September 27, 2010

Falmouth Turntable in progress

I nearly finished all the wiring in the main room this weekend, but I need 3 Frog Juicers to wrap it up. I ordered two more Hex Frog Juicers (enough for 12 turnouts) so I can finish the wiring here and be ready for the yard at Aquia Landing.  Even with incomplete wiring, I ran the Engine Haupt with a short train to test track. Now that the double crossover in Falmouth is operating with auto reverse units on the frogs, I discovered that some fine tuning of the turnouts was needed.

      This turntable at Manassas served as inspiration for my
Falmouth turntable. Note the lightness of the rail, and the
crude level of  construction. It is hard to tell if there are stringer beams
under the ties and rails.  I assumed there were.

So with wiring on hold, I started construction of the Falmouth turntable.  The turntable is needed at Falmouth to turn locomotives so they can make the return trip nose first.
The turntable is loosely based on the prototype at  Manassass seen in the famous photo after Jackson's Raid in 1862.  Edwin Alexander made a set of plans based on the photo, but something about his plan didn't look right to me, so I modified the design to reflect how I think it may have been.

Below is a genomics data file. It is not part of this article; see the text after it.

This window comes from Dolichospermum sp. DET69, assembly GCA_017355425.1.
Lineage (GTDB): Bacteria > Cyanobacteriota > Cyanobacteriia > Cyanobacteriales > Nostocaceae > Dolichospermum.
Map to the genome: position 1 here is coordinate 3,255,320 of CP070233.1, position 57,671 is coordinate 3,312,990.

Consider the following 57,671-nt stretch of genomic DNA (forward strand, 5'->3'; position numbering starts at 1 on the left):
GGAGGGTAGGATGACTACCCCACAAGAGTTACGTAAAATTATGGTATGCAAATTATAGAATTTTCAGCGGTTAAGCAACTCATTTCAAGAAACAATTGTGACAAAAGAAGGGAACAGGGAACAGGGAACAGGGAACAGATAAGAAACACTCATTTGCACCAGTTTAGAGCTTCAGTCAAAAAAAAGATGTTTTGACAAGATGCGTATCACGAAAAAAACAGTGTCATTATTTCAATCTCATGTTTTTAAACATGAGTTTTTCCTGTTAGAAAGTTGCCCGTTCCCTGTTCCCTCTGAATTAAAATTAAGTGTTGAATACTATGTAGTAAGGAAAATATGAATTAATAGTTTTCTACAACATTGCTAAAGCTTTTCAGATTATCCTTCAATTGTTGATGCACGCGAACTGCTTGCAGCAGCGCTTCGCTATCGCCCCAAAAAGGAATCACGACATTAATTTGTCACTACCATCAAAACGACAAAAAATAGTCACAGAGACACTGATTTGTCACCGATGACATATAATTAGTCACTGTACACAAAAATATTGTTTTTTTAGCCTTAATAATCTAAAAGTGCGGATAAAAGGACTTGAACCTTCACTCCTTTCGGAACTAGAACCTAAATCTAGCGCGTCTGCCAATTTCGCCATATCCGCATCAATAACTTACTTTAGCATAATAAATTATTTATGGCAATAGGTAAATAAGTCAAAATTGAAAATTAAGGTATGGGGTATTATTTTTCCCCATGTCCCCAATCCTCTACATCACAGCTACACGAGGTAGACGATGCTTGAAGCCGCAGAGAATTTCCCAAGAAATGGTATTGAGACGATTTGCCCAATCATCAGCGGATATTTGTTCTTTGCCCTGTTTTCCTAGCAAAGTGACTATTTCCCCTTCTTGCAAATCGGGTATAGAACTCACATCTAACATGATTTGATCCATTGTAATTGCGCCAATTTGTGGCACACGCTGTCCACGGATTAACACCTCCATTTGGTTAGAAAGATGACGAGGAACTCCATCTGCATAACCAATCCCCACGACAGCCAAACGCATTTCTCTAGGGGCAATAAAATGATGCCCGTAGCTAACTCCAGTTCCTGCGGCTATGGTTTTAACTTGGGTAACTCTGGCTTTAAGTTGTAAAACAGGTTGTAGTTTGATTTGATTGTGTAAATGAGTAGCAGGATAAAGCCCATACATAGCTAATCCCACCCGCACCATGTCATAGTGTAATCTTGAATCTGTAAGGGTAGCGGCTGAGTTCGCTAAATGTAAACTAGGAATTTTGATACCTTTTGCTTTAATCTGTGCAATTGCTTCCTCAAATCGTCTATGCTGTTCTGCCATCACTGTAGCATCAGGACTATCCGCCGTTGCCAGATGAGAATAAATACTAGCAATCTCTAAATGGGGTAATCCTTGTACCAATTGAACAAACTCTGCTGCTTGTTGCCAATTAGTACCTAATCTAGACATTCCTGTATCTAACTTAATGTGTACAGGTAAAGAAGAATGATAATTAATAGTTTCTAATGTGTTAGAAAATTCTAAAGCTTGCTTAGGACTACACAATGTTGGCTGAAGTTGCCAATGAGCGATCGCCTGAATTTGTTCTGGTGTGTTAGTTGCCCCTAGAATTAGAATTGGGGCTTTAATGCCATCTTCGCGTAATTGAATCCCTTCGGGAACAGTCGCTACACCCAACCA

I used laser cut 3/16th inch basswood for the main structure and sugar pine ties from Mt Albert.  I added many Tichy NBWs to simulate the bolts holding the beans together. However, I did not simulate the laminations of the beams. I still need to add the truss rods, wheels and other details.

The pedestal separated from the shaft.
The pedestal will be glued to the pit floor. 
The shaft is a set of 1/2 inch and 7/16 inch Evergreen styrene tubes that telescope tightly together. I epoxied the tube to the center hole in the turntable bridge.

To make the conducting bands, I soldered 26 gauge wire leads to strips of 0.005 inch shim brass.  Then I drilled holes in the shaft, ran the leads into the holes. Next I wrapped the brass bands tightly around the 7/16ht inch shaft and quickly soldered them without melting the plastic.

Close up of the turntable shaft
With this design, the turntable shaft can slide into the pedestal. The pedestal will be glued to the pit floor.  If all goes to plan,  I'll be able to drop the turntable through the hole. Then add electrical wipers to the bands. I'll use a digital autoreverse unit to control the power to the rails.

This is a manual turntable, so I will not be using an indexing system. It's "armstrong" all the way.

It just occurred to me that this is the first turntable I have ever built either from scratch or kit. I had a Walthers N Scale turntable, but never installed it.

I am keeping my fingers crossed!
Overall view of the 12 inch turntable in its approximate location before I drill the shaft hole
and hog out the styrofoam.

2 comments:

  1. Did I read that right? You only need a 12" turntable in O scale?

    Bob Harris

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  2. Yes, it is 12 inches long. I am reconsidering the design as I think about it some more, but the revised design will remain 12 inches long.

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